But I digress. Wetzel closes his piece by extending the Cinderella metaphor: "Of course, in the original, Cinderella lived happily ever after."

Not necessarily.

(Another side note: one of the most useful and surprisingly accurate tidbits of textual analysis I've ever picked up was the notion that if you want to find a writer's most ideologically loaded and debatable point, look for whatever follows "of course" or "obviously" or "certainly." Unintentional ironies often lurk in those assumptions of consensus.)

There are three problems with this common usage of the Cinderella metaphor.

The first problem is the idea of an "original" Cinderella story. As a near-universal folk tale, Cinderella has no identifiable original version. But this is a nitpick; let's translate "original" to "standard" and use Charles Perrault's version, the basis of most English-language storybook Cinderellas.

The second is the underlying assumption that Cinderella is an underdog who achieves a social standing far beyond what she had reason to expect. Not so much: Cinderella is the daughter of a man with significant class standing--a "worthy man" who has the money and connections to get his stepdaughters to the prince's ball and have them dressed well for the occasion. Cinderella is a high-born woman with immense cultural capital, and her story is one of restoration and moderate rise in status. Arguably, from this perspective, George Mason would have the story least like Cinderella's among the four possible winners of this year's tournament because GMU is a true upstart. The other three teams all seek a restoration of former glories; UCLA's former dominance is too great to make it a true Cinderella, but the slipper fits Florida and LSU fairly well--both programs have made the Final Four, but not too recently, and neither has won a championship.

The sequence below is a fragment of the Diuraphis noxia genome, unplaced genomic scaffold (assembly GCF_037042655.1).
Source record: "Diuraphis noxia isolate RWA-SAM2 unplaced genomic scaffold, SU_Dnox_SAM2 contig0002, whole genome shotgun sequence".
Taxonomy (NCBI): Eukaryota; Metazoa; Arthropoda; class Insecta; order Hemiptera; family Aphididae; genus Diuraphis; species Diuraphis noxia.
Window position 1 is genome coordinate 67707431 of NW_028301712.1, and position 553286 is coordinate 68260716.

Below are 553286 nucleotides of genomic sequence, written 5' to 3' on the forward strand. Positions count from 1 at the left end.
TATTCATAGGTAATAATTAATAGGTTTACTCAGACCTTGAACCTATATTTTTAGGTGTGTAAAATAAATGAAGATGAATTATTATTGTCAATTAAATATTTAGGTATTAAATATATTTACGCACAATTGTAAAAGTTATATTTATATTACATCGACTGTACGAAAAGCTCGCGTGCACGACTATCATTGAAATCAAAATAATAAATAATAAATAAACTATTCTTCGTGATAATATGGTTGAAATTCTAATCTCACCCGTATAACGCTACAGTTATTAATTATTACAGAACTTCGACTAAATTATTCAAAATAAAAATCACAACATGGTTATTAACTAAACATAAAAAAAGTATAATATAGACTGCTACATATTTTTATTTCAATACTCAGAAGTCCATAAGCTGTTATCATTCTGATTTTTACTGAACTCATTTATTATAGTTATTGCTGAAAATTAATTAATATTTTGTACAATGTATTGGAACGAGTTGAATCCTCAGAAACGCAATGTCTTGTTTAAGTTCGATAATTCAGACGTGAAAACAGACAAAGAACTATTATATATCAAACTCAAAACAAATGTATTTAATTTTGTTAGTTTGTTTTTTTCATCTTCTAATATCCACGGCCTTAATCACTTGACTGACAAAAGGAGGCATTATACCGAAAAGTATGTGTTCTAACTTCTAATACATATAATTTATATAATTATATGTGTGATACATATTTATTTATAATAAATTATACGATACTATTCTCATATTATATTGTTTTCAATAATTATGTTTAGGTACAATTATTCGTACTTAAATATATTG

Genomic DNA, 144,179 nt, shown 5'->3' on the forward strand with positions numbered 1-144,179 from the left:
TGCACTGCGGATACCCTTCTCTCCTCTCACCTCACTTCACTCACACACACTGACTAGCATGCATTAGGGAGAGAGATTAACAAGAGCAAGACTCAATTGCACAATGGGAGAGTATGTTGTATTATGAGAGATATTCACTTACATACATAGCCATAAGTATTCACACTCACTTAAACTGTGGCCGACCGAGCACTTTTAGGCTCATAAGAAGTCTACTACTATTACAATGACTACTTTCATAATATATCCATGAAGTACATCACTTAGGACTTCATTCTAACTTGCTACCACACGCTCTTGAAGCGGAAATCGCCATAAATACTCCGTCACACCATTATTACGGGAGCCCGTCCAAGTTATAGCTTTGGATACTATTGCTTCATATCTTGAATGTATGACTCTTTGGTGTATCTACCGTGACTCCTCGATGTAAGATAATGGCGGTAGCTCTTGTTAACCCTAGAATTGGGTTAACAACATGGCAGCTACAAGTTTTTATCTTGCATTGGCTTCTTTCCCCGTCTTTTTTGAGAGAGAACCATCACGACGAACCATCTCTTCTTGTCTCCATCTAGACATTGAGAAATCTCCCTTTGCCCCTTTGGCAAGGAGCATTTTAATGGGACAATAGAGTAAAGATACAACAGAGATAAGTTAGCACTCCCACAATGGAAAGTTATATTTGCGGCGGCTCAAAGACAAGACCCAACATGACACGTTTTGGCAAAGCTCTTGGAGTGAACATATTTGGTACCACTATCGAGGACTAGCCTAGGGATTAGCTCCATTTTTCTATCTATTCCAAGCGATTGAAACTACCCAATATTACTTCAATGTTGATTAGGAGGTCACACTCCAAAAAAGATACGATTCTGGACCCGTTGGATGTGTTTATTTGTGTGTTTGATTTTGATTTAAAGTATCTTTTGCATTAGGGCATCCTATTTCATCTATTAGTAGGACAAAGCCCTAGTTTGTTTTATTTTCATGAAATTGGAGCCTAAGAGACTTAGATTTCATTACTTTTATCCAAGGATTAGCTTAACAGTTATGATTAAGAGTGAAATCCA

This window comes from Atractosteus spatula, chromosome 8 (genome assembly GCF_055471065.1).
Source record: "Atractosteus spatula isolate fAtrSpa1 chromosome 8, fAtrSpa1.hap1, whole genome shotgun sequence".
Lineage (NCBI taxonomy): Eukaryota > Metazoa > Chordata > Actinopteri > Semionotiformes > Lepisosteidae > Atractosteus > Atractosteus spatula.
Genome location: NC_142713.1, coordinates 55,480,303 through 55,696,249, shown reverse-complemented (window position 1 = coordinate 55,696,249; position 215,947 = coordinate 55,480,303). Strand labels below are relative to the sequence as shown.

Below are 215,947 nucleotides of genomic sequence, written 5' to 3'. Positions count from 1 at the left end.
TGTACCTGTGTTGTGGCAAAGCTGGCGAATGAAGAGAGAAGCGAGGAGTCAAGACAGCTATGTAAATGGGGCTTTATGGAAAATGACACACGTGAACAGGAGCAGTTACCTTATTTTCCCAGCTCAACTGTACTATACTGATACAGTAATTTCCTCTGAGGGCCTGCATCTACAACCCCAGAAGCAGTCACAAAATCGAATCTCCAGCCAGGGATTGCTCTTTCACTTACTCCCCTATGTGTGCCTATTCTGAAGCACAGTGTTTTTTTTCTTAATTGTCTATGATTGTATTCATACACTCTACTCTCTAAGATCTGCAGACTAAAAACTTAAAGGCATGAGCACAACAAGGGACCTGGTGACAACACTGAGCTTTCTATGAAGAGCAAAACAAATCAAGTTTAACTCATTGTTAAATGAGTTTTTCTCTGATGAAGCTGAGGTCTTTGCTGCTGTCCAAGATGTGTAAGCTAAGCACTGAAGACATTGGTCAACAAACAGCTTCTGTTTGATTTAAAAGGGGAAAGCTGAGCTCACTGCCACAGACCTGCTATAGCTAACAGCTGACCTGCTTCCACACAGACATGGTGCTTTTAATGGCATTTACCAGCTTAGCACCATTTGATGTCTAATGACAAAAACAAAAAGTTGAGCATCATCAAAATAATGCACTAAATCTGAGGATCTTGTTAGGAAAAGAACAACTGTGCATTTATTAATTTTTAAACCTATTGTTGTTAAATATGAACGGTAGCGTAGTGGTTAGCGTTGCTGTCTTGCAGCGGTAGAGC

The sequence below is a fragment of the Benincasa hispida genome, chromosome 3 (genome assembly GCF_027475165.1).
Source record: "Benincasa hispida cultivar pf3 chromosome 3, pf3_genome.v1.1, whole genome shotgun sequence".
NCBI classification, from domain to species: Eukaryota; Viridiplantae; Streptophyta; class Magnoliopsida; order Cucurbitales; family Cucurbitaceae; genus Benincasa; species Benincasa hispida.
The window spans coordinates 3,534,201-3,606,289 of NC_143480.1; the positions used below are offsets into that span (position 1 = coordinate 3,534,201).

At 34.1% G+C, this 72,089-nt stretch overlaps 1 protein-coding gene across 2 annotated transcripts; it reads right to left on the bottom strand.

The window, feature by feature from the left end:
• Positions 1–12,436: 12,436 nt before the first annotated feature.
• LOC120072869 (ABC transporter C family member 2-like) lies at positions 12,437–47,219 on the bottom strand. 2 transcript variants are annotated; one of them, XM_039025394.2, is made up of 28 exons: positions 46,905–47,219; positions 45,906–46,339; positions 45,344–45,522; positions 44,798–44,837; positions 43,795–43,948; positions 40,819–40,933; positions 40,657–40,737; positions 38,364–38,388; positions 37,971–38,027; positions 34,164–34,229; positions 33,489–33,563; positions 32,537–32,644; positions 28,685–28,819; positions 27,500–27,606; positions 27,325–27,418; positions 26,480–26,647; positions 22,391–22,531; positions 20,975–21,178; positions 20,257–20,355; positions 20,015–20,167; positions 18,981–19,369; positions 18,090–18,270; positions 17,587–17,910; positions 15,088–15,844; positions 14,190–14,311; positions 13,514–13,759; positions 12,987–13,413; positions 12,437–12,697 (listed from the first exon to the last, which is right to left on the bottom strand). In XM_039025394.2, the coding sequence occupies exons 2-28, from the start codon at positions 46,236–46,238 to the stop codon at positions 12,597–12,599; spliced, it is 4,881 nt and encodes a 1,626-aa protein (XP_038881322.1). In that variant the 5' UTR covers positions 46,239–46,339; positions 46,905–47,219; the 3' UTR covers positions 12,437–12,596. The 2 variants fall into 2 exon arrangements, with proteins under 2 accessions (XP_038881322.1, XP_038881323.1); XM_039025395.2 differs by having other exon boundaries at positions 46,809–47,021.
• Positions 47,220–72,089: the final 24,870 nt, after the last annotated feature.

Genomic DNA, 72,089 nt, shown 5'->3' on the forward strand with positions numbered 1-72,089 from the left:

The third, and perhaps the most important, problem is the statement that "Cinderella lived happily ever after." Perrault's story says no such thing, and his ending is maintained in the modern translations I've seen. Cinderella does seem to be happy, but the narrator does not address her future. Moreover, the established marriages range from grotesquely dysfunctional (Cinderella's father and step-mother) to suggestively creepy (the prince's parents). The story seems to go out of its way to contradict the assumption that people of high station find lasting happiness automatically. Cinderella has her moment, but no more.